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Observations about how to create a website



[I posted this originally to EPISCOPAL COMMUNICATORS.  -L]

Like my friends Jan Paxton and John Rollins, I maintained my Anglican site
primarily with HTMLEdit Pro until recently.  Now I use Netscape's Composer
module more than any other method.  Netscape 4.0+ is a dream, almost like
using a word-processor.  With it I publish right to my site.  I use
CuteFTP if I need to move a large group of files in either direction.

I also occasionally save documents in HTML format directly from Word and
Works.  More often, I copy such documents into the clipboard and paste
them into Netscape's composer.

I registered my version of HTMLEdit Pro ($79) and my copy of CuteFtp
($34.95).  Netscape is free to educators, though I did buy the hardcopy
manual for $25.44. 

With these simple tools I have created and maintain over 1,000 web pages. 
I have also taught hundreds of students to post their major essays to
their own websites, and I devote only two class meetings to showing them
how. See all the basic instructions in a short file:
http://newark.rutgers.edu/~lcrew/how2homepage.html Many of my freshmen
report making thousands of dollars in the summer using these skills to
create pages for firms that think it is much harder than it is.

Visitors don't come back to your website because it is pretty:  they come
back to your website because you provide new and fresh information which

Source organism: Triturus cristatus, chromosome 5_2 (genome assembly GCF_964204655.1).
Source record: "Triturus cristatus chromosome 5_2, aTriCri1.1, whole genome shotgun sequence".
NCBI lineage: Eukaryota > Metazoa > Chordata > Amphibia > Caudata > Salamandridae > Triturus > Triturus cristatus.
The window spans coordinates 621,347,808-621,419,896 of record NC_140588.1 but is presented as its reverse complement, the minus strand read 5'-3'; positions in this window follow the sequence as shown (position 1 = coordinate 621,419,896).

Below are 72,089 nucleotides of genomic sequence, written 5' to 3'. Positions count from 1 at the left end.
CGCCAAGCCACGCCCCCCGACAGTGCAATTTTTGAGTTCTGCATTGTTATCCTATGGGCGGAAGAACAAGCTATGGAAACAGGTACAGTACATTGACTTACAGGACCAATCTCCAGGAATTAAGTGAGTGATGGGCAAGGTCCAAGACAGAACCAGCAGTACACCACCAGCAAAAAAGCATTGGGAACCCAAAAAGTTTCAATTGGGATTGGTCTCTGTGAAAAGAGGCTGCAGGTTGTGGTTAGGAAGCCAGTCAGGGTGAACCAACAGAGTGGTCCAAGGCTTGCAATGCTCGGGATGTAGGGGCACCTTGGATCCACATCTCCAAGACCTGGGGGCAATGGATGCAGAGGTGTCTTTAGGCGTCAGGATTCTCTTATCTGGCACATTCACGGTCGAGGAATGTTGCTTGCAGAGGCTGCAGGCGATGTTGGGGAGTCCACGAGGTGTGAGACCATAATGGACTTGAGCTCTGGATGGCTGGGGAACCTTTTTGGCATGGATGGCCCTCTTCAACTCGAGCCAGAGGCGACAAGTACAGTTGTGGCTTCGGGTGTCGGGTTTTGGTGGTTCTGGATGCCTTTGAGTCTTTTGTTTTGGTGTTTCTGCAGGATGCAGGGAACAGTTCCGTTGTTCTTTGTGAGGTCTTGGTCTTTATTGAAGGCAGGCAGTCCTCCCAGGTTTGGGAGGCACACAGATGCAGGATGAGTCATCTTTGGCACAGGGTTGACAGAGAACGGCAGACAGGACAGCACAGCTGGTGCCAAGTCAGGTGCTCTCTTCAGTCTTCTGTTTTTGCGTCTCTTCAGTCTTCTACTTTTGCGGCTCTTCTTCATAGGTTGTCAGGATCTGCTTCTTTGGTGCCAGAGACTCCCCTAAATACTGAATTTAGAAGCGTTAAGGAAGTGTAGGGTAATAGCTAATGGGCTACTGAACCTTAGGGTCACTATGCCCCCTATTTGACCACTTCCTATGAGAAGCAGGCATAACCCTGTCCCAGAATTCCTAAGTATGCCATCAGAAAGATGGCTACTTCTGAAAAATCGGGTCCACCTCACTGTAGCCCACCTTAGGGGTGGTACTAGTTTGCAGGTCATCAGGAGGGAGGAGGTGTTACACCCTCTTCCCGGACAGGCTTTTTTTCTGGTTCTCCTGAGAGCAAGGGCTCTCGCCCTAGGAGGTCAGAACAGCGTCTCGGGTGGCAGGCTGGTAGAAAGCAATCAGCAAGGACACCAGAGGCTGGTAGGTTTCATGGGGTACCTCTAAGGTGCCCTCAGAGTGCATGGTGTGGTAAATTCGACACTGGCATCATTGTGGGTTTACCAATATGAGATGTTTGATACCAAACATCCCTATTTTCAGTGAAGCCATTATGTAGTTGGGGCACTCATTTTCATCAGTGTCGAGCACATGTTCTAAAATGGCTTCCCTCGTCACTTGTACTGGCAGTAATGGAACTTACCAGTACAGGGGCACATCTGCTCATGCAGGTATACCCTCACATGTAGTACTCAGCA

they cannot easily find somewhere else.  Don't be stingy with data.  

Unless you have to, don't write documents that are strictly linear. Spend
time linking your site to helpful resources elsewhere, even resources with
which you disagree.  Open minds recoil from an electronic cul de sac. 

Help everyone, but especially those who disagree with you.  If people
write to you asking for help, even if you don't have time to help, say so
respectfully.  The screen does not have the twinkle of your eye or your
smile:  you have to find verbal equivalents for those, or you will sound
like a scold.  If you're tired and fussy, don't show it.  If your visitor
is tired and fussy, be grateful that she visited and say so: that's
precisely the time when someone needs to be treated with kindness.. Find
your own cyber equivalents of coffee and tea.   The world will not know
that you're a Christian if you disguise yourself as a sourpus.

Joy!

Lutibelle/Louie









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